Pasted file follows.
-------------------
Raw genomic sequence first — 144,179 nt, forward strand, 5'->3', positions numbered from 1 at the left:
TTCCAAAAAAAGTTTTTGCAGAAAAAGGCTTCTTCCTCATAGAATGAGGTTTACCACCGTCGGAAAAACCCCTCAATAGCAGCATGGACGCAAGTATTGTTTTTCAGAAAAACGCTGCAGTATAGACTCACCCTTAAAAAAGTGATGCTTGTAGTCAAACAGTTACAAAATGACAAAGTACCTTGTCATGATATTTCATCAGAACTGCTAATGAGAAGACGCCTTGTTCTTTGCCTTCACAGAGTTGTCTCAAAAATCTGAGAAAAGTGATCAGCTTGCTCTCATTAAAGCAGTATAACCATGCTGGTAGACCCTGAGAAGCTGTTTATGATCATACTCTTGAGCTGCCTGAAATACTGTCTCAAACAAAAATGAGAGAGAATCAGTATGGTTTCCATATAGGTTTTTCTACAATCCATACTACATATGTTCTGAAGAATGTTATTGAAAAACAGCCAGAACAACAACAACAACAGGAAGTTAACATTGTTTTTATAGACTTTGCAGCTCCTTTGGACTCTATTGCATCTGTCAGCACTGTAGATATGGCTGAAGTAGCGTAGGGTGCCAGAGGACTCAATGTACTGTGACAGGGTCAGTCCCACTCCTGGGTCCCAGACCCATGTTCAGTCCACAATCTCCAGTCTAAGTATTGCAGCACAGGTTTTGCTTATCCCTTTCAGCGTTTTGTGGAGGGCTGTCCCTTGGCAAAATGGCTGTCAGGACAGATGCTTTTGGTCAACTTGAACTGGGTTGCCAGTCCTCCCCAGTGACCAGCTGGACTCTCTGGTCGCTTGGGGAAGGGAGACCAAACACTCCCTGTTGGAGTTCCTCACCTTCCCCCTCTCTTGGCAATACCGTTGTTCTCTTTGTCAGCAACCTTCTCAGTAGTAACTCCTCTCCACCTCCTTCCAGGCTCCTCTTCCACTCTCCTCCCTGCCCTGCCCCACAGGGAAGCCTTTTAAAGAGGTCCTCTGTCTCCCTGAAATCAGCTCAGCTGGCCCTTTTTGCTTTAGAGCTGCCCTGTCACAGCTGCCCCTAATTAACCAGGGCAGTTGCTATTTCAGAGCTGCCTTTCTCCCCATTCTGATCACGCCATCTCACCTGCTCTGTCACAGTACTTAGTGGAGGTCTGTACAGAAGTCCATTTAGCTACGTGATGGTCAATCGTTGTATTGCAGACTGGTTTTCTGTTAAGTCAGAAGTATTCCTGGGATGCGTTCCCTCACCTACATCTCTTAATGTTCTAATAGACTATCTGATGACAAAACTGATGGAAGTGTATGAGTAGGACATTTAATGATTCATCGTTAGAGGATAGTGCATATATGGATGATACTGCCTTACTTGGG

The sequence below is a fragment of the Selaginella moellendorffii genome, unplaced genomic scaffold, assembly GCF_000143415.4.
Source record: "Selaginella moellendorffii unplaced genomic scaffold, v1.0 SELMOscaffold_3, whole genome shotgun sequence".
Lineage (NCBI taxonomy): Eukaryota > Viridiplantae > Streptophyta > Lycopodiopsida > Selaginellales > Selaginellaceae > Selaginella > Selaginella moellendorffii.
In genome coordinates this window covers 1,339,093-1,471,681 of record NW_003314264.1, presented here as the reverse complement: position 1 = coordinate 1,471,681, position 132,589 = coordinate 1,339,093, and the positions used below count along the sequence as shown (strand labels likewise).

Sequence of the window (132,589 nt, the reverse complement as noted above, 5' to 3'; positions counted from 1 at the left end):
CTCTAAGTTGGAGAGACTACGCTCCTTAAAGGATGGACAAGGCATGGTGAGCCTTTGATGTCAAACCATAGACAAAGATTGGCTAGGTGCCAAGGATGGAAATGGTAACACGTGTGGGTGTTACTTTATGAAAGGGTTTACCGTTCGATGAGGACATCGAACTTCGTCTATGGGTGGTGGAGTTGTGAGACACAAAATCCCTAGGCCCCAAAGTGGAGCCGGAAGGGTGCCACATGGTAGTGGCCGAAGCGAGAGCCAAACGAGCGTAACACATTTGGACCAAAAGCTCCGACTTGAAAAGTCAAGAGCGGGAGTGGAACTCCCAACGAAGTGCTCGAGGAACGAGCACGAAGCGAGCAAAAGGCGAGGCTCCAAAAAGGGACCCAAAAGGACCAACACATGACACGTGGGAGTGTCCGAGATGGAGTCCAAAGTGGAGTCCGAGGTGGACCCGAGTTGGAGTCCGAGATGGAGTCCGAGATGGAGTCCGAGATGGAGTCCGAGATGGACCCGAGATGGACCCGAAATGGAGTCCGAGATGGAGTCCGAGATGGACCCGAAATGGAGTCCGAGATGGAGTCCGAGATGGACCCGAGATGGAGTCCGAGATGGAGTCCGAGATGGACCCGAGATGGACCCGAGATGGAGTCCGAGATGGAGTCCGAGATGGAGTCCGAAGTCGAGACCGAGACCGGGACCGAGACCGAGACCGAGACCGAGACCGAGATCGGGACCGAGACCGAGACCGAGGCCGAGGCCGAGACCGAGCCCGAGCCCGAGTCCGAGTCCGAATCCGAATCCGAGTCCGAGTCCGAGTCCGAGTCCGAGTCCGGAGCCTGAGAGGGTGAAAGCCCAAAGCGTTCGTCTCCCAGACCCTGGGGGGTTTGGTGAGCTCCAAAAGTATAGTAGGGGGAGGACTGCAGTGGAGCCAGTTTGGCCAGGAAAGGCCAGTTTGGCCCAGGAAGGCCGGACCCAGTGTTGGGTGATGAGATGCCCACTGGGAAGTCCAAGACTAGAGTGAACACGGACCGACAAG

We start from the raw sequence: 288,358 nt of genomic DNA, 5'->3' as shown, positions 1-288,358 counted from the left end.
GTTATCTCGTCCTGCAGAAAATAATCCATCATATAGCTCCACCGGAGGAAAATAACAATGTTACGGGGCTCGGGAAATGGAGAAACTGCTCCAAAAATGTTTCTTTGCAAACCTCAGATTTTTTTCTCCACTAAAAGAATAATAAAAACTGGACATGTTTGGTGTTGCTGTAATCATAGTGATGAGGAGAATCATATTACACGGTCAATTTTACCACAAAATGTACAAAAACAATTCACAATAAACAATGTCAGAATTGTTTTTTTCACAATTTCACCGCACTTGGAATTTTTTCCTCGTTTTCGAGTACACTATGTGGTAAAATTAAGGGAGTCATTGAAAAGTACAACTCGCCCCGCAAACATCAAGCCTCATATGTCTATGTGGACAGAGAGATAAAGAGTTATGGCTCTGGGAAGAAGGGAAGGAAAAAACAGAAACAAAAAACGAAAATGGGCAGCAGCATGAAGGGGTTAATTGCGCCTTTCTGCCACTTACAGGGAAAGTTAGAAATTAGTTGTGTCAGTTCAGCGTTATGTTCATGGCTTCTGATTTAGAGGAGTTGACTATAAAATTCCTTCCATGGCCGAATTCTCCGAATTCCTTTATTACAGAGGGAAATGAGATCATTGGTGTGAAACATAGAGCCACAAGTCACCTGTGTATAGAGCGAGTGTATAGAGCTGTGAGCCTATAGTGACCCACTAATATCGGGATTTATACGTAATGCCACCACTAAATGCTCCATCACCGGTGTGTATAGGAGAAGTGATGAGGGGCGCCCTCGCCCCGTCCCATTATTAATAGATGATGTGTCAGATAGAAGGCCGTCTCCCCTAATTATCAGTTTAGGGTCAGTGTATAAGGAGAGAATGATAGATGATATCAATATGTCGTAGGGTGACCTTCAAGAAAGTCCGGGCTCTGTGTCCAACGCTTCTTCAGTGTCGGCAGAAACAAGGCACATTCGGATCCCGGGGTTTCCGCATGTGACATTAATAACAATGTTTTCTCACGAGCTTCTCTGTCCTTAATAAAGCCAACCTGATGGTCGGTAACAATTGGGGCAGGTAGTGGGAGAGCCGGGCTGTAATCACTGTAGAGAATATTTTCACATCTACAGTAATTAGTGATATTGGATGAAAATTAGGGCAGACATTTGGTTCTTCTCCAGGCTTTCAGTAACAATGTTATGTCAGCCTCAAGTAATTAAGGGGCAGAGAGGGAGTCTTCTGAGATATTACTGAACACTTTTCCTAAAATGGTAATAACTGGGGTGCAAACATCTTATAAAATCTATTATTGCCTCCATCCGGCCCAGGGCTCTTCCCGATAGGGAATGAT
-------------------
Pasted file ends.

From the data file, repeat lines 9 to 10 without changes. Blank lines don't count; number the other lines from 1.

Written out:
We start from the raw sequence: 288,358 nt of genomic DNA, 5'->3' as shown, positions 1-288,358 counted from the left end.
GTTATCTCGTCCTGCAGAAAATAATCCATCATATAGCTCCACCGGAGGAAAATAACAATGTTACGGGGCTCGGGAAATGGAGAAACTGCTCCAAAAATGTTTCTTTGCAAACCTCAGATTTTTTTCTCCACTAAAAGAATAATAAAAACTGGACATGTTTGGTGTTGCTGTAATCATAGTGATGAGGAGAATCATATTACACGGTCAATTTTACCACAAAATGTACAAAAACAATTCACAATAAACAATGTCAGAATTGTTTTTTTCACAATTTCACCGCACTTGGAATTTTTTCCTCGTTTTCGAGTACACTATGTGGTAAAATTAAGGGAGTCATTGAAAAGTACAACTCGCCCCGCAAACATCAAGCCTCATATGTCTATGTGGACAGAGAGATAAAGAGTTATGGCTCTGGGAAGAAGGGAAGGAAAAAACAGAAACAAAAAACGAAAATGGGCAGCAGCATGAAGGGGTTAATTGCGCCTTTCTGCCACTTACAGGGAAAGTTAGAAATTAGTTGTGTCAGTTCAGCGTTATGTTCATGGCTTCTGATTTAGAGGAGTTGACTATAAAATTCCTTCCATGGCCGAATTCTCCGAATTCCTTTATTACAGAGGGAAATGAGATCATTGGTGTGAAACATAGAGCCACAAGTCACCTGTGTATAGAGCGAGTGTATAGAGCTGTGAGCCTATAGTGACCCACTAATATCGGGATTTATACGTAATGCCACCACTAAATGCTCCATCACCGGTGTGTATAGGAGAAGTGATGAGGGGCGCCCTCGCCCCGTCCCATTATTAATAGATGATGTGTCAGATAGAAGGCCGTCTCCCCTAATTATCAGTTTAGGGTCAGTGTATAAGGAGAGAATGATAGATGATATCAATATGTCGTAGGGTGACCTTCAAGAAAGTCCGGGCTCTGTGTCCAACGCTTCTTCAGTGTCGGCAGAAACAAGGCACATTCGGATCCCGGGGTTTCCGCATGTGACATTAATAACAATGTTTTCTCACGAGCTTCTCTGTCCTTAATAAAGCCAACCTGATGGTCGGTAACAATTGGGGCAGGTAGTGGGAGAGCCGGGCTGTAATCACTGTAGAGAATATTTTCACATCTACAGTAATTAGTGATATTGGATGAAAATTAGGGCAGACATTTGGTTCTTCTCCAGGCTTTCAGTAACAATGTTATGTCAGCCTCAAGTAATTAAGGGGCAGAGAGGGAGTCTTCTGAGATATTACTGAACACTTTTCCTAAAATGGTAATAACTGGGGTGCAAACATCTTATAAAATCTATTATTGCCTCCATCCGGCCCAGGGCTCTTCCCGATAGGGAATGAT